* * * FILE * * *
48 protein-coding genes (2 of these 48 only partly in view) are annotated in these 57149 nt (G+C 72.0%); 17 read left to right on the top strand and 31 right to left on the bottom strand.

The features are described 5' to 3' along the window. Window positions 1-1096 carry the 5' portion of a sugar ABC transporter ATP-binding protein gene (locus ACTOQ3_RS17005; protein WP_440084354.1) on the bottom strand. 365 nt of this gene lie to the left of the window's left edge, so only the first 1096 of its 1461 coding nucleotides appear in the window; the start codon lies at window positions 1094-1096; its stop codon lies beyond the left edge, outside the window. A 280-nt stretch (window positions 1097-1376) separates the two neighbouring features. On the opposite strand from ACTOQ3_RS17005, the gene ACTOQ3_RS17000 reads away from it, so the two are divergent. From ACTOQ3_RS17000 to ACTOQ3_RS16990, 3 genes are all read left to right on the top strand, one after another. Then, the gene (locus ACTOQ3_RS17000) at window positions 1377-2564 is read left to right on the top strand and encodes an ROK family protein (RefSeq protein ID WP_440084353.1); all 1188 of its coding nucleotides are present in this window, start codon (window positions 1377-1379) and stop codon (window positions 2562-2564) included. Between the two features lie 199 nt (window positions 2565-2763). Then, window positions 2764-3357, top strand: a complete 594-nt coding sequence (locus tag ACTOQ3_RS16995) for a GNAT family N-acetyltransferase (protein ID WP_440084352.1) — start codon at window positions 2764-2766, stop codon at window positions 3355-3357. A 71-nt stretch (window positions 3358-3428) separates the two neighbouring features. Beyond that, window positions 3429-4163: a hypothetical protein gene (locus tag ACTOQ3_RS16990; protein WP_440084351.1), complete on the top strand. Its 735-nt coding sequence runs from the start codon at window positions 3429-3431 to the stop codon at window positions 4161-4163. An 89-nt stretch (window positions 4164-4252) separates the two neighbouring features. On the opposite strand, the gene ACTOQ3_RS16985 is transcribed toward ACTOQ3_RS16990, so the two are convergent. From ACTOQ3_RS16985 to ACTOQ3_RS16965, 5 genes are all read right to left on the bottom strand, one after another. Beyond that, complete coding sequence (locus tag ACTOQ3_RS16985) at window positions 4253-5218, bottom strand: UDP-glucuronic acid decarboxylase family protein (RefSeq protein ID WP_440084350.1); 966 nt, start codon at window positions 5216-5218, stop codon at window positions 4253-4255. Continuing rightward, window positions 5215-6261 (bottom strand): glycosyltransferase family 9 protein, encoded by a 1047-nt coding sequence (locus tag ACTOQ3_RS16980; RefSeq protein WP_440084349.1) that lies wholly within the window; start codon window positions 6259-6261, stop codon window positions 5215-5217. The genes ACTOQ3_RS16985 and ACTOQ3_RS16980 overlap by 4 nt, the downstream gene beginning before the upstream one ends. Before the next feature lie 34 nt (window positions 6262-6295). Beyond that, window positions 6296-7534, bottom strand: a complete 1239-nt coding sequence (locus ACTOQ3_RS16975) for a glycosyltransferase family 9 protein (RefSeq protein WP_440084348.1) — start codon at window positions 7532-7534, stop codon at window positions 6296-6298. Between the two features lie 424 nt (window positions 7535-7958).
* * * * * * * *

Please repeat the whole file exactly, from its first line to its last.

48 protein-coding genes (2 of these 48 only partly in view) are annotated in these 57149 nt (G+C 72.0%); 17 read left to right on the top strand and 31 right to left on the bottom strand.

The features are described 5' to 3' along the window. Window positions 1-1096 carry the 5' portion of a sugar ABC transporter ATP-binding protein gene (locus ACTOQ3_RS17005; protein WP_440084354.1) on the bottom strand. 365 nt of this gene lie to the left of the window's left edge, so only the first 1096 of its 1461 coding nucleotides appear in the window; the start codon lies at window positions 1094-1096; its stop codon lies beyond the left edge, outside the window. A 280-nt stretch (window positions 1097-1376) separates the two neighbouring features. On the opposite strand from ACTOQ3_RS17005, the gene ACTOQ3_RS17000 reads away from it, so the two are divergent. From ACTOQ3_RS17000 to ACTOQ3_RS16990, 3 genes are all read left to right on the top strand, one after another. Then, the gene (locus ACTOQ3_RS17000) at window positions 1377-2564 is read left to right on the top strand and encodes an ROK family protein (RefSeq protein ID WP_440084353.1); all 1188 of its coding nucleotides are present in this window, start codon (window positions 1377-1379) and stop codon (window positions 2562-2564) included. Between the two features lie 199 nt (window positions 2565-2763). Then, window positions 2764-3357, top strand: a complete 594-nt coding sequence (locus tag ACTOQ3_RS16995) for a GNAT family N-acetyltransferase (protein ID WP_440084352.1) — start codon at window positions 2764-2766, stop codon at window positions 3355-3357. A 71-nt stretch (window positions 3358-3428) separates the two neighbouring features. Beyond that, window positions 3429-4163: a hypothetical protein gene (locus tag ACTOQ3_RS16990; protein WP_440084351.1), complete on the top strand. Its 735-nt coding sequence runs from the start codon at window positions 3429-3431 to the stop codon at window positions 4161-4163. An 89-nt stretch (window positions 4164-4252) separates the two neighbouring features. On the opposite strand, the gene ACTOQ3_RS16985 is transcribed toward ACTOQ3_RS16990, so the two are convergent. From ACTOQ3_RS16985 to ACTOQ3_RS16965, 5 genes are all read right to left on the bottom strand, one after another. Beyond that, complete coding sequence (locus tag ACTOQ3_RS16985) at window positions 4253-5218, bottom strand: UDP-glucuronic acid decarboxylase family protein (RefSeq protein ID WP_440084350.1); 966 nt, start codon at window positions 5216-5218, stop codon at window positions 4253-4255. Continuing rightward, window positions 5215-6261 (bottom strand): glycosyltransferase family 9 protein, encoded by a 1047-nt coding sequence (locus tag ACTOQ3_RS16980; RefSeq protein WP_440084349.1) that lies wholly within the window; start codon window positions 6259-6261, stop codon window positions 5215-5217. The genes ACTOQ3_RS16985 and ACTOQ3_RS16980 overlap by 4 nt, the downstream gene beginning before the upstream one ends. Before the next feature lie 34 nt (window positions 6262-6295). Beyond that, window positions 6296-7534, bottom strand: a complete 1239-nt coding sequence (locus ACTOQ3_RS16975) for a glycosyltransferase family 9 protein (RefSeq protein WP_440084348.1) — start codon at window positions 7532-7534, stop codon at window positions 6296-6298. Between the two features lie 424 nt (window positions 7535-7958).